What is ANZAC Day?

ANZAC Day is a truly Australian and New Zealand day of commemoration when we remember those Australians and New Zealanders who have lost their lives in wars representing their country. The tradition of ANZAC (and it must be all in capital letters as it stands for the Australian & New Zealand Army Corps) was born at Gallipoli in Turkey during the First World War when they combined with other troops of the —then— British Empire on the 25th April 1915.

For a full and detailed explanation go to the Government website about ANZAC Day:
Australian War Memorial - ANZAC DAY Commemoration

Stock image for ANZAC Day 25 April

Dawn Service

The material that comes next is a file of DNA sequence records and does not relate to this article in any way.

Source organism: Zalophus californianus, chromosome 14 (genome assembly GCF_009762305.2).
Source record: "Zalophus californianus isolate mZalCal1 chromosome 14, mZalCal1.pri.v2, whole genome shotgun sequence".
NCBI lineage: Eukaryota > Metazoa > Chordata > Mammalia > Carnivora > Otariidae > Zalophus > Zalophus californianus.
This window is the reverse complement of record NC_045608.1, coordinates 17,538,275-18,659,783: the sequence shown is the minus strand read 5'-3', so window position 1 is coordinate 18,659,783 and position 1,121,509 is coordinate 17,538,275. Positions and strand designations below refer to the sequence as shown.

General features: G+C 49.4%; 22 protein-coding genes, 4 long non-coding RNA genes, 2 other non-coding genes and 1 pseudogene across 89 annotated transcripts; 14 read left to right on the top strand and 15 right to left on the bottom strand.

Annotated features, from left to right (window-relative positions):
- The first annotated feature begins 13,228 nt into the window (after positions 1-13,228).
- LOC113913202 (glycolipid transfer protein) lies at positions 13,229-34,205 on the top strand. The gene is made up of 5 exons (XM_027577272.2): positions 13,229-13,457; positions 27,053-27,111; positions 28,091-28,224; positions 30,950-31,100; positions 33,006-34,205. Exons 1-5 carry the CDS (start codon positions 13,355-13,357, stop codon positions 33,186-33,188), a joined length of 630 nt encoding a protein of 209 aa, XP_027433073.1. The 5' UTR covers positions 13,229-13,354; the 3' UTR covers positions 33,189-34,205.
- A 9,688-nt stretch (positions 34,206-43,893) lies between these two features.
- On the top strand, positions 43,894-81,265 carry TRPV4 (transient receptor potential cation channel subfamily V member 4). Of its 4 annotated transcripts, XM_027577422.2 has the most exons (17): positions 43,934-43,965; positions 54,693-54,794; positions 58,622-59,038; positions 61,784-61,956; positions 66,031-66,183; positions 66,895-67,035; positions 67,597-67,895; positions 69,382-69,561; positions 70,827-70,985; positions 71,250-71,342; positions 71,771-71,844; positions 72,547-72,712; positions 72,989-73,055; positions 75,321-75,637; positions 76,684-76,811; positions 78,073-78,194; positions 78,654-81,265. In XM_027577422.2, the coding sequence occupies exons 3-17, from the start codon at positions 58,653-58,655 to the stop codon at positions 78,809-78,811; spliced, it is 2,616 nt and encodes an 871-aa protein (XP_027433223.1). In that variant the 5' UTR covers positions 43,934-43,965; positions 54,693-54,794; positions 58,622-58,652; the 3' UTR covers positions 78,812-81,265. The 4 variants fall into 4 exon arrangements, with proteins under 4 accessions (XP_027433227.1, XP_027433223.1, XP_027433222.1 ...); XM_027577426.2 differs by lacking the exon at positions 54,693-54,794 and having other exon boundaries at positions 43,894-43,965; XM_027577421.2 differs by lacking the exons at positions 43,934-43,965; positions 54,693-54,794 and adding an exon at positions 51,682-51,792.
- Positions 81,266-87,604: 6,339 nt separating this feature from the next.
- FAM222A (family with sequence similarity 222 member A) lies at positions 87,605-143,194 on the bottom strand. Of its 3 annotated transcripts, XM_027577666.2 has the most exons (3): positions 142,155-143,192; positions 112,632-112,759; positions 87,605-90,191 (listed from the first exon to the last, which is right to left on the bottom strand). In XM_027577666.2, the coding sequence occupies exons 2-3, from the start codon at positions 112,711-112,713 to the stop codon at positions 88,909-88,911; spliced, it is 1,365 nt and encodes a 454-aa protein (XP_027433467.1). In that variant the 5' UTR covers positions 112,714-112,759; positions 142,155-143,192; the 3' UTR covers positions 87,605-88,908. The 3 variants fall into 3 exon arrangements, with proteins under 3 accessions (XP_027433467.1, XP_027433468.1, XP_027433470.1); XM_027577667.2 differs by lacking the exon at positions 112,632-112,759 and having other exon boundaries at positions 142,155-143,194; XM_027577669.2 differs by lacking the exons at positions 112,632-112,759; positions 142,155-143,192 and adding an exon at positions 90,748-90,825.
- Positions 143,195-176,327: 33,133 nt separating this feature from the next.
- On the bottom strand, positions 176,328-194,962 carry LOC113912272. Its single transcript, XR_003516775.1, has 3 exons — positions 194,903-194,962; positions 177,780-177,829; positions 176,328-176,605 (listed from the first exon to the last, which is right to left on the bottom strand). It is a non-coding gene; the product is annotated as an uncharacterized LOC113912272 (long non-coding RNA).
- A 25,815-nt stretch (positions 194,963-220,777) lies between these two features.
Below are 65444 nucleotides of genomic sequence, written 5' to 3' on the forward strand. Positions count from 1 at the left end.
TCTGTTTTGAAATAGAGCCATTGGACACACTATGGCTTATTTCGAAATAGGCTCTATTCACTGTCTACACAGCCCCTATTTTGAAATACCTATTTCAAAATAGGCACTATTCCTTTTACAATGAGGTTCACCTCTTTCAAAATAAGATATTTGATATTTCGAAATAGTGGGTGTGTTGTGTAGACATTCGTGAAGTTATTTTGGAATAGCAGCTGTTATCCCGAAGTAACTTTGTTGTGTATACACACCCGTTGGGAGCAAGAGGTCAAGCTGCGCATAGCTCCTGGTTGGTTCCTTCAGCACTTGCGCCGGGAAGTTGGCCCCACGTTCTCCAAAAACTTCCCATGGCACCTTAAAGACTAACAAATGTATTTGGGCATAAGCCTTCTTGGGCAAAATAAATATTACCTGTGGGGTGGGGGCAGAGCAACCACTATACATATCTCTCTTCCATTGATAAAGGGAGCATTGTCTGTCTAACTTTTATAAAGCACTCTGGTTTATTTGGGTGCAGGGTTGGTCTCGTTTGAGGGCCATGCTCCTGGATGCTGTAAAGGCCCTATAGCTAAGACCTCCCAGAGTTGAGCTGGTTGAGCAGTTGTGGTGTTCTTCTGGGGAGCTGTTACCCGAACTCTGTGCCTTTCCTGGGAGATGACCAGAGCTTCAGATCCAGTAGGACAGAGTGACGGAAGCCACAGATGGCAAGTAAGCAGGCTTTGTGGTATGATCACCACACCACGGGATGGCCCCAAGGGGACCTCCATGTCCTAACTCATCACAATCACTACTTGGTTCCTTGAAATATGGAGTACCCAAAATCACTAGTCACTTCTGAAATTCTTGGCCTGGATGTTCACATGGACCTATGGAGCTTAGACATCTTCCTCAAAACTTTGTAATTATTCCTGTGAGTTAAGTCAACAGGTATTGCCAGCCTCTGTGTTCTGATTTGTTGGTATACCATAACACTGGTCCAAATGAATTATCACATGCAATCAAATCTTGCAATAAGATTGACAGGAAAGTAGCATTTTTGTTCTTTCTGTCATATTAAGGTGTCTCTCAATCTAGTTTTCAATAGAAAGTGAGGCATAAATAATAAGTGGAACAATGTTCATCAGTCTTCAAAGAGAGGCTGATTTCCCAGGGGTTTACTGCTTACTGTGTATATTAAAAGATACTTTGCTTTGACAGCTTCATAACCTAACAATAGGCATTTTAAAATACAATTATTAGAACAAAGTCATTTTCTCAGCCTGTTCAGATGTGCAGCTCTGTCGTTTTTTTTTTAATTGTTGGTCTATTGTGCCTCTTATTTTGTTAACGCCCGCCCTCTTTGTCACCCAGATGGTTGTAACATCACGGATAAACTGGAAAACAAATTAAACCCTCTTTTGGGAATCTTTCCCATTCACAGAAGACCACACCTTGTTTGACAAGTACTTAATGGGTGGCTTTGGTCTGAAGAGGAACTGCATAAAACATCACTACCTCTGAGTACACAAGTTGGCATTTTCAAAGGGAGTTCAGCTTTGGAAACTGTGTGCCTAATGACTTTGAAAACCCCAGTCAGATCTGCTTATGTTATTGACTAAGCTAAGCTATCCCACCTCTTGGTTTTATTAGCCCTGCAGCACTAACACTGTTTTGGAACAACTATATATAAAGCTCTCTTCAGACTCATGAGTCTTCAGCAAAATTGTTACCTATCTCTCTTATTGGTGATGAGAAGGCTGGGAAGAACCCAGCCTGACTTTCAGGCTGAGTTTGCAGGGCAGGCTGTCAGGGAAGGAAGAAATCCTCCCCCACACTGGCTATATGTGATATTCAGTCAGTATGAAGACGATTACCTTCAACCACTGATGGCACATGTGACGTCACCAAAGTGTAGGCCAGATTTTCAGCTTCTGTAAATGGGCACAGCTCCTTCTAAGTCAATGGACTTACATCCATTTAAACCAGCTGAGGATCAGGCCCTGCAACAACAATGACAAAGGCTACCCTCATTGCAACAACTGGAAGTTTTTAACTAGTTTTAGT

The Bass Hill RSL Sub-Branch in conjunction with Chester Hill- Carramar RSL Sub-Branch commemorate ANZAC Day holding a Dawn Service at the Chester Hill Memorial each ANZAC Day commencing with the marching of Returned and Ex-Servicemen & Women at 6.30am from the Chester Hill Plaza car park to the Chester Hill Memorial opposite the RSL Club lead by band members. The Ex-Servicemen & Women are joined by members of the local Scouts, local school representatives and any person who wishes to march on behalf of a departed Ex-Service family member.

2023 ANZAC Day Dawn Service

The Significance of Rosemary

Image of ANZAC returned serviceman wearing rosemary with his medals.The Ancient Greeks believed that rosemary made their memories stronger and the Egyptians used it more than 2,000 years ago to place on tombs. This idea has been carried on today when people wear sprigs of rosemary as a symbol of remembrance for those who have died in wars.

It also has particular significance for Australians, as the herb can be found growing wild all over the Gallipoli peninsula, where troops fought in 1915.